“I work under tremendous stress, but my life is interesting every day. There’s always something new happening, especially since I’ve worked hard to diversify,” he says. “I work on movies and TV and video games, commercials and records and help directors put together pitches for movies and whatever it is that needs to happen. I’m constantly looking to see what kind of a new challenge or experience I can have.”

Anyone who has worked on a Cirque show can attest to the challenges ahead. Since it made its debut in Las Vegas 25 years ago with Mystère, the Montreal-based company has been pushing the limits and boundaries of theatrical stage productions in the city. Lamarre says the company is putting about $35 million into the new show — Cirque’s seventh on the Strip — making it one of Cirque’s most expensive productions. The goal is to appeal to a younger audience raised on fast-paced, video-infused entertainment.

Unlike many theatrical shows that begin with a script and then other elements are added, “R.U.N” has been more fluid from the start.

“It’s always been a matter of details being revealed a little bit here and there,” Bates says. “As soon as I have any information, I’ll start making something that spawns a dialogue and a response to it. It’s never been like, here’s the show, now write the music.”

He mentions there are songs — “famous songs” — that he is adapting for the show, and that it will feature several “known vocalists,” but “I’m not at liberty to disclose what we’re doing.” Pushed to share, he grins and says, “I can’t. … I can’t. Someone will kill me.”

Typical Cirque. Many details of the show have been kept under wraps — even from members of the cast or creative team. And though Bates has been privy to many of the “secrets,” at times he’s still had to work from concept rather than concrete plans.

“I didn’t know until this spring that Robert was writing the dialogue,” Bates says. “So when samples of the dialogue started to appear and we started placing them in our initial rough sketches of music for the show, it definitely informed us about the function of music throughout the show in a way that is different from what we understood it to be before that dialogue.”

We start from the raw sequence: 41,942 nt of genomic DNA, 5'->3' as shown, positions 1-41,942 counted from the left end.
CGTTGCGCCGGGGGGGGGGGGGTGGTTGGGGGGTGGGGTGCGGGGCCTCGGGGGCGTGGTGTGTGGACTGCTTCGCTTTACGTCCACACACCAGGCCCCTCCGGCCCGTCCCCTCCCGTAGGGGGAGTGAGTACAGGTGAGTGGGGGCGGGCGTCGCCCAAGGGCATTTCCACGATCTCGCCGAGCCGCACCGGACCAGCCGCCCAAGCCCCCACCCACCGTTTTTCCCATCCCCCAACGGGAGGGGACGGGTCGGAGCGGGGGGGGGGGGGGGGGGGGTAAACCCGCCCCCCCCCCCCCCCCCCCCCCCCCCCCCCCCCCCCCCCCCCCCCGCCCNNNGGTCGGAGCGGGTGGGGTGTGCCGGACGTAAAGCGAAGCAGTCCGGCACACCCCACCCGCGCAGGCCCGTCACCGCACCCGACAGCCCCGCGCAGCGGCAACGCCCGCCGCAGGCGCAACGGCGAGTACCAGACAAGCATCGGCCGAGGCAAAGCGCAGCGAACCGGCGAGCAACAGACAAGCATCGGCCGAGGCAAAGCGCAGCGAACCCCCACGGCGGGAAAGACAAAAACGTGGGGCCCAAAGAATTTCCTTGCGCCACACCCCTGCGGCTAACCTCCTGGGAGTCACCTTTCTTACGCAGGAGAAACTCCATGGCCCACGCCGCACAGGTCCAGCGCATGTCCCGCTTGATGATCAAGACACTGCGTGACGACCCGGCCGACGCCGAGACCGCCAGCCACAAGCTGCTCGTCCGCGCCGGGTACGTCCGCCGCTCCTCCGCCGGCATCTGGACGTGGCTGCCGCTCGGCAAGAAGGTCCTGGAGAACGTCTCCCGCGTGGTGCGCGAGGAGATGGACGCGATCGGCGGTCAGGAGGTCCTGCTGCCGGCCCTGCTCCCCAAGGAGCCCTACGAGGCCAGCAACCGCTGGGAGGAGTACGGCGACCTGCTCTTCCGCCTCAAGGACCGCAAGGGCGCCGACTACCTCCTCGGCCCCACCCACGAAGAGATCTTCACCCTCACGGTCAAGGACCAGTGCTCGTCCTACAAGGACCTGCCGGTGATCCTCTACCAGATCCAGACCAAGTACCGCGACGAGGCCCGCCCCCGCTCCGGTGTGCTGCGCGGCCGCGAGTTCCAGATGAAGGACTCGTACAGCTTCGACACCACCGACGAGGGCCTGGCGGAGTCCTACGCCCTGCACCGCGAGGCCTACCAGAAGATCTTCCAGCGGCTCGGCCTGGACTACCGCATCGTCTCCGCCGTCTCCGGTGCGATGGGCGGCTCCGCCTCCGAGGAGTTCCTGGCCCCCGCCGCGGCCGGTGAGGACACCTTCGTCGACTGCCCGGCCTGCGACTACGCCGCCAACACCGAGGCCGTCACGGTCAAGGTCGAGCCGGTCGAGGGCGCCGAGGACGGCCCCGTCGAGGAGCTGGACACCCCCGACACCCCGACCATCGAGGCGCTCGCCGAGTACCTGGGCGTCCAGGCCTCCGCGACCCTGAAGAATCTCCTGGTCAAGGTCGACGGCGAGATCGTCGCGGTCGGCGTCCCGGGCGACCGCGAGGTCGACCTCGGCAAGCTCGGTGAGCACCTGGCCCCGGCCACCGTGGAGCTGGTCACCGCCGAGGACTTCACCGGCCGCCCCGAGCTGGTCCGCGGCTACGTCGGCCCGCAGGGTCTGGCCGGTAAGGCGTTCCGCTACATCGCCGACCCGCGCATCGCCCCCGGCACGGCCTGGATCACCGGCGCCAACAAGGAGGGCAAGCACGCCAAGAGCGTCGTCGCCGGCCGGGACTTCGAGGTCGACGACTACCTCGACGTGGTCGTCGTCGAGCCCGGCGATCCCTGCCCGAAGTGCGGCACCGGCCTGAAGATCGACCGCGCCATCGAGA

And that meant reworking the music. But after years in the film and television industry, Bates is used to adapting to changes that come as scripts are adjusted or scenes are edited.

Performers from Cirque du Soleil's "R.U.N" onstage during a Comic-Con party last month at the Hard Rock Hotel in San Diego.
(Daniel Boczarski / Getty Images for Fandom)

“The thing about Tyler is that I push him out of his comfort zone and he does the same to me,” Schwandt says. “I give him references and give him a direction that is out of the wheelhouse of what he typically does, and he keeps rising to the challenge with grace instead of saying, that’s not what I do, or giving me something that’s the way he wants to do it.”

Bates smiles when he hears that assessment. Then he pauses, pondering that thought, and his expression turns serious.

“I’ll never meet what I think their expectations are,” he says, modestly. “But it’s not like I chisel these sculptures together, and there you go. This is a work in progress. And even when the show opens, I’m going to be available and willing to continue to hone this. We’ll see how the show starts playing. There may be a more optimal way of expressing an idea that music can help with. I’m open to it if it’s required.”

In the next few weeks, he’ll be heading to Las Vegas, where renovations to the theater are wrapping up and the cast is already rehearsing. There, he says, he plans to continue to tweak his score.

Doing a show like this,” he says, “no matter what your station is in your life, in your career, it’s rare air.”

After “R.U.N” opens, Bates will take a break for the first time in years. With all the projects he’s been juggling, he rarely takes a day off. He’d like to spend more time with his kids before he launches into a new round of projects.

“I’ve already rented a house in a place not in this country for a month. I will have a burner phone, so there’s going to be only a few people who will be able track me down,” he says. “I haven’t slept a hell of a lot in the last decade. I would like to just recharge …”

Before he can finish his sentence, his phone rings. The caller ID flashes “Michael Schwandt.” Time to get back to work on “R.U.N”.